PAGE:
LeBron James is always the center of attention in Miami, but it was the play of teammates such as Mario Chalmers, right, and Chris Andersen that helped the Heat even the NBA Finals at one win apiece. (Christian Petersen/Getty Images)

From the time LeBron James, Dwyane Wade and Chris Bosh came together in Miami, the Heat has usually found a way to respond to defeat, with adversity and doubt summoning a more ferocious and resounding response — until the next supposed crisis comes along.

After losing the first game of the NBA Finals to the San Antonio Spurs, the defending champion Heat had to endure another round of questions about Wade’s health, Bosh’s lack of aggressiveness and James’s timidity in the fourth quarter. Pressed in another corner, Miami again answered in commanding fashion, with a 103-84 victory at AmericanAirlines Arena that didn’t necessarily play out the way anyone would expect.

Instead another James virtuoso act with his teammates falling in line, the four-time most valuable player followed the lead of point guard Mario Chalmers and the boundless energy of Chris Andersen. James then set up three-point shooters Mike Miller and Ray Allen until he was ready to provide the finishing touches — a thunderous dunk and an emphatic block — in the fourth quarter.

“That’s when they’re at their best. That’s when every team is at their best,” Spurs Coach Gregg Popovich said. “When the perimeter is making shots, when the bench is playing well, when you have a lot of contributors, that helps you win basketball games.”

On an unusual night in which role players switched roles with superstars, the Heat had the decided edge as Chalmers scored a game-high 19 points and Allen chipped in with 13. Wade declared the game a “must-win” since no team had ever lost the first two Finals games at home and recovered to win the series. James had 17 points, eight rebounds and seven assists, but Wade and Bosh were both on the bench during a decisive, 25-2 second-half run that allowed Miami to head to San Antonio for Tuesday’s Game 3 with its pride and confidence intact.

The three previous times that Miami lost the first game in a playoff series, it went on to win the series in five games, including the Heat’s victory over the Oklahoma City Thunder in last year’s Finals. The chances of repeating that against a more experienced Spurs team is low, especially with the next three games at AT&T Center.

“We just played Miami Heat basketball,” Wade said after Miami avoided losing consecutive games for the first time since Jan. 8-10. “That’s the way we won all year, getting everyone involved. Obviously, there are going to be certain games where guys will have to be special, but we like to have games like this.”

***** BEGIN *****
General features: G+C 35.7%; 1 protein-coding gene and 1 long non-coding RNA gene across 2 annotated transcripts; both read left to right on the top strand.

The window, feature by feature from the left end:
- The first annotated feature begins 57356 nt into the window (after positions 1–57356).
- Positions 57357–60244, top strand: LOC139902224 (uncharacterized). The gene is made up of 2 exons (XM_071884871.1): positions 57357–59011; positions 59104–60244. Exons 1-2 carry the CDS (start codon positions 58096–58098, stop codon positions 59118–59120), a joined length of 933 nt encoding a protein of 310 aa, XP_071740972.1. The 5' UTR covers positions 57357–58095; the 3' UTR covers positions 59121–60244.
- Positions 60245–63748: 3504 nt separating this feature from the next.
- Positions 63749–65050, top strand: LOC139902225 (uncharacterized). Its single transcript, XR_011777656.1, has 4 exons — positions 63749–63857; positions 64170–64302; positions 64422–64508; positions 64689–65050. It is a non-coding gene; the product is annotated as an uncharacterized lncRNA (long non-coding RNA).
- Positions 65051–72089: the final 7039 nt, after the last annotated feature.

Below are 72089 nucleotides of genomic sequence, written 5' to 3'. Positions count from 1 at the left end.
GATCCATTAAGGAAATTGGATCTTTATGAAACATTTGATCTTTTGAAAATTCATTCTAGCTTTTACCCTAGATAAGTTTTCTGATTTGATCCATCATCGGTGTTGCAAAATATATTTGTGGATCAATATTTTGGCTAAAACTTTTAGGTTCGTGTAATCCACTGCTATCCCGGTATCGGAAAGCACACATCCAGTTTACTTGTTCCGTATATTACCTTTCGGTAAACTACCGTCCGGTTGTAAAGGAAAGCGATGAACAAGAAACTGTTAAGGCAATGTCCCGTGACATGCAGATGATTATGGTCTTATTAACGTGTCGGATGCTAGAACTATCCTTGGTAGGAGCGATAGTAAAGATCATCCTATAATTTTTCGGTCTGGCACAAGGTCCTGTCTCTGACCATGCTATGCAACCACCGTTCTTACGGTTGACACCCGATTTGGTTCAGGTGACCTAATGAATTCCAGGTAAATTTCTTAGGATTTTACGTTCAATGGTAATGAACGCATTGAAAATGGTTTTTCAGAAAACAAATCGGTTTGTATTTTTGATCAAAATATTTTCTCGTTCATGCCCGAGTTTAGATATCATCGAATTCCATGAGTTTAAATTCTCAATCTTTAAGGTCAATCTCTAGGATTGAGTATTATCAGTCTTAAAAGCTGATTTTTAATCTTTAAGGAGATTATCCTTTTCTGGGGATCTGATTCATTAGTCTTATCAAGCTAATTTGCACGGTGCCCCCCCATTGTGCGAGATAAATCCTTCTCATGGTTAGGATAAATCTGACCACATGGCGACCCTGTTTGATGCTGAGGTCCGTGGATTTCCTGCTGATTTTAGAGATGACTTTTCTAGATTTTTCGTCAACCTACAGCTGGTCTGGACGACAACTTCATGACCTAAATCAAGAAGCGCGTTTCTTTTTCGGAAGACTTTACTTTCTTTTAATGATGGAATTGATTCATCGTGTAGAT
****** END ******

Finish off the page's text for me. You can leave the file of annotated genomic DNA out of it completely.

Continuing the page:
Tony Parker made a ridiculous, broken-play bank shot in the closing seconds to lead the Spurs to a win in Game 1, but he didn’t have the chance to deliver any heroics, with the Heat stifling him and cutting off driving lanes. Parker found a small seam to make a floater to bring the Spurs to 69-65 with 1 minute 26 seconds left in the third quarter, but James found Miller for a three-pointer and Miami scored the next 15 in a row.

“We wanted to put them away and send a message,” said Chalmers, who converted a three-point play at the end of the third quarter that put Miami ahead, 75-65. “It just gave everybody a mental edge to go for the kill.”

The Heat broke triple-digits but won the game on the defensive end as it forced the Spurs into 17 turnovers, which led to 19 points. San Antonio had just four turnovers in Game 1, with Parker committing none. But Parker had five against a swarming Heat defense that got deflections, read passes and disrupted the Spurs offense, limiting Parker, Tim Duncan and Manu Ginobili to 10-of-33 shooting and 27 combined points.

“We didn’t play well. We didn’t shoot well. And I played awfully,” said Duncan, the future Hall of Famer who had his worst shooting performance in 24 Finals games, scoring just nine points on 3-of-13 shooting. “Whatever it may be. They responded better than us. . . . They outplayed us.”

With the long arms of Kawhi Leonard giving him little room to operate, James was held to just four points on 2-of-7 shooting in the first half — his worst first-half performance in the postseason. James got a kiss from his mother, Gloria, as he headed to the locker room, but still needed some time before he could put his imprint on the game.

James was alone on the fast break and missed a layup, then got the ball in the low post and missed a point-blank layup. He finally got going in late in the third quarter when Chalmers found him cutting to the basket and James made a difficult left-handed layup over Duncan as he fell on his back.

James scored eight points and had three assists during the decisive run and energized his team when he blocked an attempted dunk by Tiago Splitter then found Allen in the corner for a three-pointer. Miller would later return the favor when he picked off a bad pass from Parker and tossed the ball over his head to James, who elevated for a two-handed dunk, swung on the rim and boisterously kicked out his leg before stomping down the floor.

“I just wanted to, I guess, make an impact in some way,” James said. “I don’t really read into it of what people want more or me or whatever the case may be.”